Heavily pregnant woman told by midwives to ‘take a walk’ loses baby in delivery

A distraught mother who lost her baby during her delivery due to complications has told how she was turned away from the hospital hours before giving birth.

Adele Thomas, 25, was heavily pregnant when she was turned away from Ysbyty Ystrad Fawr Birth Centre in Wales, by nurses who told her she wasn’t experiencing enough pain to be admitted to the maternity unit.

She was then told to “take a walk to Tesco”, according to Wales Online.

Her husband Stephen, 29, drove her home where she waited for her symptoms to develop, despite feeling she should already be in hospital.

It wasn’t until a few hours later, when she was finally admitted to hospital, that midwives realised her son, Zak-Ezra, had been trapped in the birth canal for 35 minutes and was completely deprived of oxygen.

Furious about the apparent lack of "urgency" and "interest" from the midwives, Adele said: “Initially being turned away by staff was really scary for me because I knew how far gone I was and how quick things were progressing.

“And when they told me to walk to Tesco, which is a fair way, to help things progress, well, I just thought that was stupid.

“I could barely move as it was but what choice did I have. I could hardly find another hospital by that point.”

Adele complained that the initial response she received from the first midwife at the time of the delivery was “very laid-back”.

When the second midwife arrived, the situation became increasingly “chaotic”, with both midwives starting to argue.

The expectant mother was reportedly told to “shut up” by one of the midwives, who said her voice was the "only one that needed to be heard”.

Adele added: “When Zak had been crowning for 35 minutes, they said they wanted to cut me to help get him out. I remember them arguing between themselves and there didn’t seem to be any rush.

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“My contractions ended, but they were too late to make the cut by then so I had to use all my strength to push him out.

“When Zak arrived he was red in the face and completely pale from the neck down. He looked like he was made out of porcelain.”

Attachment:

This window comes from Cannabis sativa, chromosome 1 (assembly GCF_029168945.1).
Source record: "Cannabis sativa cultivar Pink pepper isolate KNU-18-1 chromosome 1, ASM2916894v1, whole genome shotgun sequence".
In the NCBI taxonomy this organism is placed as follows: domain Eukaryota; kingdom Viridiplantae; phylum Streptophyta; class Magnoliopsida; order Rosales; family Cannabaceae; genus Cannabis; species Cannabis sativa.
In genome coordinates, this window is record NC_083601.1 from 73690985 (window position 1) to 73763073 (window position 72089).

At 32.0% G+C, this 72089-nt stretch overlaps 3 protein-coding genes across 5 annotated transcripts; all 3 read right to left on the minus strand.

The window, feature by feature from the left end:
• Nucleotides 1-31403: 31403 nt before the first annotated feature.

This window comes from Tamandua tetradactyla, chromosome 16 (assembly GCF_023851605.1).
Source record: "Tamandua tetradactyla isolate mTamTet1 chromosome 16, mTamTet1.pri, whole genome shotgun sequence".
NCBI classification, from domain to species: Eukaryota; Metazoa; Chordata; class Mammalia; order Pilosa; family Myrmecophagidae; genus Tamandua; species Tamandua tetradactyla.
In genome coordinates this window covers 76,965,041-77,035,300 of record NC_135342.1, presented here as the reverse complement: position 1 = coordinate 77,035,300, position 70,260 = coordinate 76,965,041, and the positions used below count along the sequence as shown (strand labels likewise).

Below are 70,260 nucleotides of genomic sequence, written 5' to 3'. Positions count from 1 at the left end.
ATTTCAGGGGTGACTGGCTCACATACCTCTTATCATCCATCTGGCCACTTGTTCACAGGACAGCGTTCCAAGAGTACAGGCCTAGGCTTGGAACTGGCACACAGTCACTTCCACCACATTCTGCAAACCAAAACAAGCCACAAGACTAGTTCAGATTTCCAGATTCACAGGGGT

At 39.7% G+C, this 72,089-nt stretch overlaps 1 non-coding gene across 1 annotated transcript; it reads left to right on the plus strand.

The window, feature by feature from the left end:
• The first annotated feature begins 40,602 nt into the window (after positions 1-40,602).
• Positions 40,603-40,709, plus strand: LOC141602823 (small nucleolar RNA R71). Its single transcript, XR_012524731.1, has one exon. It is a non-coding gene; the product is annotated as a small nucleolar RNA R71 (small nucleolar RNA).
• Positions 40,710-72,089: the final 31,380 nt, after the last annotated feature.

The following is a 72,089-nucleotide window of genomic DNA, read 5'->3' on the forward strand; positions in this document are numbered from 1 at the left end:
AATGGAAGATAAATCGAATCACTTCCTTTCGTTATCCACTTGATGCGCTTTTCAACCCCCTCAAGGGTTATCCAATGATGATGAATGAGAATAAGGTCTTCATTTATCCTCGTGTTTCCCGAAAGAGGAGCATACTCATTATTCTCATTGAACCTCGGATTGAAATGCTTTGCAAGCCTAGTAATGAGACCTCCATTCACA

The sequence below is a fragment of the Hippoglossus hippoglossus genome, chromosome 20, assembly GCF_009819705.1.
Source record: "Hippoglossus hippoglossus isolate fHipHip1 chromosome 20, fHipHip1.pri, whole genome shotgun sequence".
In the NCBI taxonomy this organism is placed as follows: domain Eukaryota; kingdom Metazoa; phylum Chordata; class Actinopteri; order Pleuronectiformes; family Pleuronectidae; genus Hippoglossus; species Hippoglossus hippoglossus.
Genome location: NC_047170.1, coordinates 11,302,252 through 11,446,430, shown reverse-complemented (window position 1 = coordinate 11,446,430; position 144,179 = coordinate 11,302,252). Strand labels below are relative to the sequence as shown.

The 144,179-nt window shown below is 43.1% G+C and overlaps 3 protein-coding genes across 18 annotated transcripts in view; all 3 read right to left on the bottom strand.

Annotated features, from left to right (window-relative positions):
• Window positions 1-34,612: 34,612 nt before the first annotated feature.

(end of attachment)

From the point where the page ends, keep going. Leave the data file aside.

Adele and Stephen started to panic when their son was brought to another room by the midwives.

He was returned to the pair moments later, and died in their arms.

The couple, who are preparing for an inquest, found out later from the Concern Report, that doctors arrived at the resuscitation room, to find Zak lying on the table alone, and the midwives hugging at the far end of the room.

They took out civil action against the birthing centre in 2019, who admitted to providing inadequate care and settled with them under the NHS Welsh Redress Scheme, a specialist process exclusive to Wales which helps compensate those who have lost a loved one through negligence.

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One of the midwives involved in the delivery took an early retirement, while the other underwent further training.

In a statement, Aneurin Bevan University Health Board said: "This matter has been fully investigated by the Health Board and failings in care were identified.

"The investigation findings have been shared openly with Zak's parents and the health board has sincerely apologised for the failings in care.

"Our condolences and deepest sympathy are with Zak's parents and family."

Alexander Freye, a legal representative from Slater and Gordon defending the couple, said: “Adele and Stephen’s successful civil action provides recognition that Zak’s birth was mismanaged.

“We hope the trust lean from the mistakes that happened during his birth and do everything possible to prevent this from happening to anyone else.”

Adele and Stephen are now parents to 10-month-old daughter Halle.

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